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“Trade not aid” remains one of the most fashionable slogans in world of international development. The slogan expresses the idea that the developing world is held back by the protectionist policies of the developed world, and that instead of sending money, we should focus upon measures that enable the developing world to trade its way out of poverty. It is to be expected that such slogan is attractive to the right, for whom markets are always more effective than social and governmental action.
Yet the slogan is also pushed by liberals and even some on the left, who see it as an alternative to patronising notions of international charity. The Guardian, for example, has attacked the WTO for failing the developing world, on account of its inability to curb the protectionist policies of the developed world.
Yet it is a slogan that is troubling. Those who advocate that the developing world be enabled to export its way out of poverty, skip all to easily over the question of who will bear the burden of such an adjustment. Put simply, buying in goods from the developing world that were previously produced here will put some of our fellow citizens out of their jobs, while many of those remaining in work will intensified competition from very low-wage economies.
Some would argue that, in ever making such a point, my priorities are upside down. That the fate of those in absolute poverty is surely more important than the relatively wealthy people of the developed world. Yet the question of “who will pay” is legitimate. After all developed countries are not monolithic blocs. It goes without saying that the richest countries should be prepared bear some burdens for the sake of improving living standards in the poorest countries. Yet the question is, which sections of first-world society should bear this burden. Upon whom within the developed world will the costs fall. After all it is not financiers, corporate lawyers, nor indeed guardian journalists who find themselves at the sharp end of competition with the world’s low wage economies.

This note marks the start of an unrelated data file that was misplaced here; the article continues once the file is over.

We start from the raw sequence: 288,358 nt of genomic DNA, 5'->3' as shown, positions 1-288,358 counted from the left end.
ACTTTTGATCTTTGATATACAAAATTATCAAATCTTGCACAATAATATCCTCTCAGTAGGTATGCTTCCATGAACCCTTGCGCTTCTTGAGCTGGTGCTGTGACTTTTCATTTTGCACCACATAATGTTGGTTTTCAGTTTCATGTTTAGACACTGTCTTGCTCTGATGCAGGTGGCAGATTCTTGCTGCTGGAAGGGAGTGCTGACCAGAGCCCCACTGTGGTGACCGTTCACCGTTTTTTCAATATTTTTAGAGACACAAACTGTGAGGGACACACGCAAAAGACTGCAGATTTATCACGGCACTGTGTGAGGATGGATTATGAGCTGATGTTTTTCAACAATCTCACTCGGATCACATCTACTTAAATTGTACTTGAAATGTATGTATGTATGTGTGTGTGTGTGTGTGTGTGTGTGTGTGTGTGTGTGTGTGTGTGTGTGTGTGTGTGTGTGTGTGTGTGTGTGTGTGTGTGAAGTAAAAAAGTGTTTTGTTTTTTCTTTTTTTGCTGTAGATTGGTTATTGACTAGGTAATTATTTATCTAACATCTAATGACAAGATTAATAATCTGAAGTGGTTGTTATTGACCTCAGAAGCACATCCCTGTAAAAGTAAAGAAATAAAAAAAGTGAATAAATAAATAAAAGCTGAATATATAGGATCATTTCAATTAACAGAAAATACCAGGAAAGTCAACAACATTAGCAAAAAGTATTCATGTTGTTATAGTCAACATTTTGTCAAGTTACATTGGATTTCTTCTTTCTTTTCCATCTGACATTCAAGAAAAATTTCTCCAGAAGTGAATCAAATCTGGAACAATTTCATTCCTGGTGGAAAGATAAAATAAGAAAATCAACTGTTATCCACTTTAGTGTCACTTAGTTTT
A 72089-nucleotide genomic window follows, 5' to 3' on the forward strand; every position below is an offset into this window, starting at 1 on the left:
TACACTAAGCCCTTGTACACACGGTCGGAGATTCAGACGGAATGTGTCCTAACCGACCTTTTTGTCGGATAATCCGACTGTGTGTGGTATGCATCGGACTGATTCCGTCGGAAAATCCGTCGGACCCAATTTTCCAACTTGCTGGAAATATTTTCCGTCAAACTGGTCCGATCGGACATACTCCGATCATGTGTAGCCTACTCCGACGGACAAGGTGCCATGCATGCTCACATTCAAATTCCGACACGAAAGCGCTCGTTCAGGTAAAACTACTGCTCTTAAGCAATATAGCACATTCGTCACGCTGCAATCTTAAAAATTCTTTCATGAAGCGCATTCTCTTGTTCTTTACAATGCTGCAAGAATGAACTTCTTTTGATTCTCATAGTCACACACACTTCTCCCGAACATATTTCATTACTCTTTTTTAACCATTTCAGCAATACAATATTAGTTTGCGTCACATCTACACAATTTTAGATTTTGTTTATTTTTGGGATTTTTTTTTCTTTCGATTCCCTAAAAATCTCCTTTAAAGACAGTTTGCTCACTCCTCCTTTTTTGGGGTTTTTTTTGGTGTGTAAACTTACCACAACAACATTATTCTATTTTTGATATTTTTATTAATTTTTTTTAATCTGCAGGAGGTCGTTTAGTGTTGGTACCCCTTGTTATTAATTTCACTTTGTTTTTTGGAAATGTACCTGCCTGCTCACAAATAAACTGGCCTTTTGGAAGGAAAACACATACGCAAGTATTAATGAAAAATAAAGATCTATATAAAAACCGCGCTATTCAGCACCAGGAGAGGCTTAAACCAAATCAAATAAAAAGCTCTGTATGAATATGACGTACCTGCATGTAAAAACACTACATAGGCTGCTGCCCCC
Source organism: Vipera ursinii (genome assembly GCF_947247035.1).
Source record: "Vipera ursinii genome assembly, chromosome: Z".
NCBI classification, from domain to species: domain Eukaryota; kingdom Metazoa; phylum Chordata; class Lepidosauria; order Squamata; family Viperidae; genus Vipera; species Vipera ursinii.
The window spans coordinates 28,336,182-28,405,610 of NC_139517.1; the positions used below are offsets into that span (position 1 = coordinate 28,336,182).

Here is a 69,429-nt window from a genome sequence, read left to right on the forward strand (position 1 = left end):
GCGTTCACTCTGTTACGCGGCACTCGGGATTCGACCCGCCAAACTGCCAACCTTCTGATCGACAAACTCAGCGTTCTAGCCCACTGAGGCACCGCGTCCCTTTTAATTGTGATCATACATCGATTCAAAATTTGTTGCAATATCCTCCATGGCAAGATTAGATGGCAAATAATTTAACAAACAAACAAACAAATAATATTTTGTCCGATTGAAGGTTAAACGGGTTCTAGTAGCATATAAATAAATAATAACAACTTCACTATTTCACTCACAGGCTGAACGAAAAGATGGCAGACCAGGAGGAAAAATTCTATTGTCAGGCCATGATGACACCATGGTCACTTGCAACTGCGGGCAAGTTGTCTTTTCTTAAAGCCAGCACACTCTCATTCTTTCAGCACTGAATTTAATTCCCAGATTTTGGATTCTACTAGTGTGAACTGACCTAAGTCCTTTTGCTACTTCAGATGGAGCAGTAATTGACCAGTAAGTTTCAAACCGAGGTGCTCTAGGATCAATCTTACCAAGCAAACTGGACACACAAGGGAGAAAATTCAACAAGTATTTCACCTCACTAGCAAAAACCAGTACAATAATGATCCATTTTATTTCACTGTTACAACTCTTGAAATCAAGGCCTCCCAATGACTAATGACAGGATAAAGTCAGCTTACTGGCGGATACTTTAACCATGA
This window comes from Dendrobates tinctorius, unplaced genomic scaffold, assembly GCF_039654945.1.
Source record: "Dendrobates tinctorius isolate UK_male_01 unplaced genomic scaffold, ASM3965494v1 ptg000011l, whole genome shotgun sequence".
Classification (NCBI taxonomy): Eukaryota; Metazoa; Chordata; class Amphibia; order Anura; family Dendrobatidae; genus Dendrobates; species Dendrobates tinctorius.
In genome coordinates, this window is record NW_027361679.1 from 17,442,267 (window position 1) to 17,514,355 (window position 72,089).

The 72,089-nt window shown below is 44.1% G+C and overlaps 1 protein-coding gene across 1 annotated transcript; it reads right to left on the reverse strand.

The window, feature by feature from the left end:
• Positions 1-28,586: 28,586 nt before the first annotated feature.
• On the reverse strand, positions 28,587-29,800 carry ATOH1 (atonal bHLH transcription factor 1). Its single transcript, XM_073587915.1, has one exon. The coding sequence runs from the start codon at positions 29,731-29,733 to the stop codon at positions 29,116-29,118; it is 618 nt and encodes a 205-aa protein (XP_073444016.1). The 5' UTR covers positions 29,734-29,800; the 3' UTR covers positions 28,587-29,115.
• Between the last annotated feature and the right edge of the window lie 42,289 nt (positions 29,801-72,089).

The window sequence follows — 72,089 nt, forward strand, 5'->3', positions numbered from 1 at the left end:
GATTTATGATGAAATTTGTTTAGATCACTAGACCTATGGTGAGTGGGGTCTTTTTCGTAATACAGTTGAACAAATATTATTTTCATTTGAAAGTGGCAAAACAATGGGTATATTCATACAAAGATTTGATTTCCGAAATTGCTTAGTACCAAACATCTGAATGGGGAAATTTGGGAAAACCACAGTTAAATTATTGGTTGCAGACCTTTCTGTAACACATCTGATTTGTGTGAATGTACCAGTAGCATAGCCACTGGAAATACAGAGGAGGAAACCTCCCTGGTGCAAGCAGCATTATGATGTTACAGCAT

The point is that excessive trade does not simply transfer wealth and income away from certain sections of society. It also determines the whole structure of our economy, and hence our society. As I have argued before, a country which is excessively open to imports, and reliant upon exports, becomes over-specialised, and this in turn leads to the economic marginalisation of vast swathes of society, as the industries in which they work lose their economic viability. The woman who once would have been employed making cars is now employed driving around lawyers and bankers, and others who, at this juncture in British economic history, possess those skills that can most easily be sold to international economy. In short, those who advocate “trade not aid” are being generous with other people’s livelihoods.
Yet this is not just about the welfare of people in the rich west. Too often, advocates of “trade not aid” assume that, as far as development is concerned, export-lead growth is the only show in town – that to grow, poorer countries must depend upon selling more to the west. In fact the dominance of this model is specific to the neo-liberal epoch. Skip back a couple of generations, and the you’ll see that development economist of practical importance was the Argentinian Raul Prebisch. Prebisch advocated a policy of import-substition – wherein developing countries produced for themselves the manufactured goods which they had previously imported. Developing countries would grow by selling more to an expanded home market. The power to produce would grow in line with the domestic power to consume.
This arguably represents a far more egalitarian model of development than that which is dominant today. It is notable that countries such as China and Indonesia, that are growing most successfully on the back of high exports are also fantastically unequal, and increasingly so. This is in part because of the gulf between those who are able to profit from export sectors and those who are not. But it is also the case that, without open markets in the west, China would simply not be able to afford to keep wages as low as they are. In the absence of easily accessible export markets, China’s domestic demand would simply not be able to consume all that the country produces, without a dramatic increase in wage rates. Export-lead growth, in other words, allows the industrialists of the developing world to get rich by selling to the west, while the workers who man their factories remain too poor to buy anything that they produce.
So while “trade not aid” may sound like a progressive alternative to antiquated notions of international charity, it nonetheless represents an approach whose burdens fall all to heavily upon the working class of the developed world, and whose benefits are all to concentrated amongst a minority of those in the developing world.
To contact Reuben email firstname.lastname@example.org